She is selfless and completely focused on those kids and her husband. They have only really begun life at 26 years of age. And this. Forever a world different from any they had planned to make as a family. Yet the love is abundant. They have mastered the art of handling this. I cannot tell you in any words…the pride. I so admire them both for their ability to make it through these storms and keep upbeat attitudes; that all will be okay, somehow. So much love between them.That’s my little girl…so hard to believe. Awesome. Happiest Mother’s Day, Holly Dolly. Mommy loves you so much! You are my hero. You amaze me. God Bless them. And every other family who has so much adversity to address in life. You are beautiful. And…utterly, completely AMAZING.
God, please, if there might be a spare miracle floating around? Would you remember to think of Nate? In the meantime, I’ll hang desperately to my hope. No one can take that away from me. After all, anything is possible, right God? And God…thanks. Thanks for letting us have our beautiful Nate. We are so grateful to have him in our lives. We are learning a lot from him. ©2014, C.S. Thompson.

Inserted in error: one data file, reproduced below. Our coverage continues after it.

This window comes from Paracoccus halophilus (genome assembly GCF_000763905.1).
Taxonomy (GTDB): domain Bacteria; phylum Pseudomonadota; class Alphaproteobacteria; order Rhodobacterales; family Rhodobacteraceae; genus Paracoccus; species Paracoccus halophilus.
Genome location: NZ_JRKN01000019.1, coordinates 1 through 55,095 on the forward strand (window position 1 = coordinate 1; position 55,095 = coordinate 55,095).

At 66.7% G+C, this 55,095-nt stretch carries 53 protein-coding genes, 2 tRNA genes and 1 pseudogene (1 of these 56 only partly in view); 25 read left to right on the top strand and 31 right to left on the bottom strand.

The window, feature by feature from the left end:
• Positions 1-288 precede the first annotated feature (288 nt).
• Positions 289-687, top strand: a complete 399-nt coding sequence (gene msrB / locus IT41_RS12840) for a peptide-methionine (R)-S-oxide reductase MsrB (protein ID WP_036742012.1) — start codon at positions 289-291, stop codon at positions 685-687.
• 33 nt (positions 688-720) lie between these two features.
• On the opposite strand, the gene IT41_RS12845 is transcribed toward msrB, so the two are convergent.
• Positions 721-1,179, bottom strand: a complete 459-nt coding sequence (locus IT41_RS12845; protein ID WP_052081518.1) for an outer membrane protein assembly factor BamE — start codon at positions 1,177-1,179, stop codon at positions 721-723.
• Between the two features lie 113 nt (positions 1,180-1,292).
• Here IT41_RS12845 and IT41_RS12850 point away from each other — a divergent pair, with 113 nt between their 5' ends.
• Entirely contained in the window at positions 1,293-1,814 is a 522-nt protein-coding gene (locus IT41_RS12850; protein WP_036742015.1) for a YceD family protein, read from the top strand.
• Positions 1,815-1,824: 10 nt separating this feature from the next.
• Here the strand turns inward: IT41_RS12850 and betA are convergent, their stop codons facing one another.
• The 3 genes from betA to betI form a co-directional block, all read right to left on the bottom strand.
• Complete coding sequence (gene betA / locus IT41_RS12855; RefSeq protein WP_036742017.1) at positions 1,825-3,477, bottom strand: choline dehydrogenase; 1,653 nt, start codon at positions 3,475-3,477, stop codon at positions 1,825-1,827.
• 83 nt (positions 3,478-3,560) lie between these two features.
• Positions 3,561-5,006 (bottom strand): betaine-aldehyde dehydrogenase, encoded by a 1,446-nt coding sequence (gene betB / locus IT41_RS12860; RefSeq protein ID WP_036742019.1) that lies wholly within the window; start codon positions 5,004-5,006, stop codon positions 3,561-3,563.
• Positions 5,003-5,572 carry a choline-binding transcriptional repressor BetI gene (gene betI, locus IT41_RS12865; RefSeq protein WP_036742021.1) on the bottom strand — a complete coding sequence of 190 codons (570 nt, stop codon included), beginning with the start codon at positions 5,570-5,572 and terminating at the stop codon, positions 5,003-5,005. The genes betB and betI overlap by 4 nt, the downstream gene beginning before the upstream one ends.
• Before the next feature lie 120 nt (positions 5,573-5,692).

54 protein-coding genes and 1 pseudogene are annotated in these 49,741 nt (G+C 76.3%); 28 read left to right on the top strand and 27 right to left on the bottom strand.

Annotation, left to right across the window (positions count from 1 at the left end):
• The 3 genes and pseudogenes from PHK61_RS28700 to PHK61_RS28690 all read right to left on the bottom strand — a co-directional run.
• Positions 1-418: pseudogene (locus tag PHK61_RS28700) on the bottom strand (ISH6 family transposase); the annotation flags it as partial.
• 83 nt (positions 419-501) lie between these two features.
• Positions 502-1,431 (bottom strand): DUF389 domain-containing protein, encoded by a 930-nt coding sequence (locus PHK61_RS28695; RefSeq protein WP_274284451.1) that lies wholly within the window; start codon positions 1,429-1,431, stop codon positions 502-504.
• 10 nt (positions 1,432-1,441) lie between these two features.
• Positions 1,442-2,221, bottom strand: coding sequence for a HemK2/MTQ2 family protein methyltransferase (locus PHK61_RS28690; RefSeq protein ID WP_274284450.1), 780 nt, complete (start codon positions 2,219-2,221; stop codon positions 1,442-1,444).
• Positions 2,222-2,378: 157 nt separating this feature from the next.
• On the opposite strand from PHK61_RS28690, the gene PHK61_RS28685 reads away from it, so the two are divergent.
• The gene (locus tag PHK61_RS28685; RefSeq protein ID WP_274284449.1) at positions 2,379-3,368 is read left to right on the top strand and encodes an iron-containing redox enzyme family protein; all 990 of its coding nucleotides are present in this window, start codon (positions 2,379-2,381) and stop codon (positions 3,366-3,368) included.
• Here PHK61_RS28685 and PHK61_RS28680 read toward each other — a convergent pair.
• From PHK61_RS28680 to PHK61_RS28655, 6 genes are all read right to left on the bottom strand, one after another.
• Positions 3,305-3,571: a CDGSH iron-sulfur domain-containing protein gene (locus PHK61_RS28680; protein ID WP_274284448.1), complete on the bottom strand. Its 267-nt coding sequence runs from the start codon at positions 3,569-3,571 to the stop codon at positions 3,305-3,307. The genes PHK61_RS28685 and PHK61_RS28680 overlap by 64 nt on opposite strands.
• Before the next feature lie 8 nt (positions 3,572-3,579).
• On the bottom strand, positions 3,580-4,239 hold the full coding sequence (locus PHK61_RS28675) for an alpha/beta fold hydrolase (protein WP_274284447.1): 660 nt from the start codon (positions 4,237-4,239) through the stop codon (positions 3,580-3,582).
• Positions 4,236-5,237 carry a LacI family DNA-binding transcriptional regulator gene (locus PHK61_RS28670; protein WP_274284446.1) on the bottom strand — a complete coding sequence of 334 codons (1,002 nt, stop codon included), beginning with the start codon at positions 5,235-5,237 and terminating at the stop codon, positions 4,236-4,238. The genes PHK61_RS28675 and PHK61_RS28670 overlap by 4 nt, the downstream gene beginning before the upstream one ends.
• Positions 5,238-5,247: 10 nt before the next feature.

- Only On 2: Parents Give Daughter, 11, Medical Marijuana To Help Stem Uncontrollable Seizures (losangeles.cbslocal.com)
- IS and us: Infantile Spasms and the Worst 8 Weeks of our Lives (premmeditations.wordpress.com)
- Infantile Spasms . . . Now I’m Mad (lydiaunicorn.wordpress.com)
- An effective initial polytherapy for infantile spasms (eurekalert.org)
- AAN issues new guideline for treating rare seizure disorder in babies, young children (eurekalert.org)
- Connecticut boy helps alert physicians to rare seizure disorder (medicalnewstoday.com)
- Reboot baby born with rare form of epilepsy that ‘deletes’ her personality (telegraph.co.uk)
- 2-year-old recovering after brain surgery (azfamily.com)
- Maggie (faceofcannabis.wordpress.com)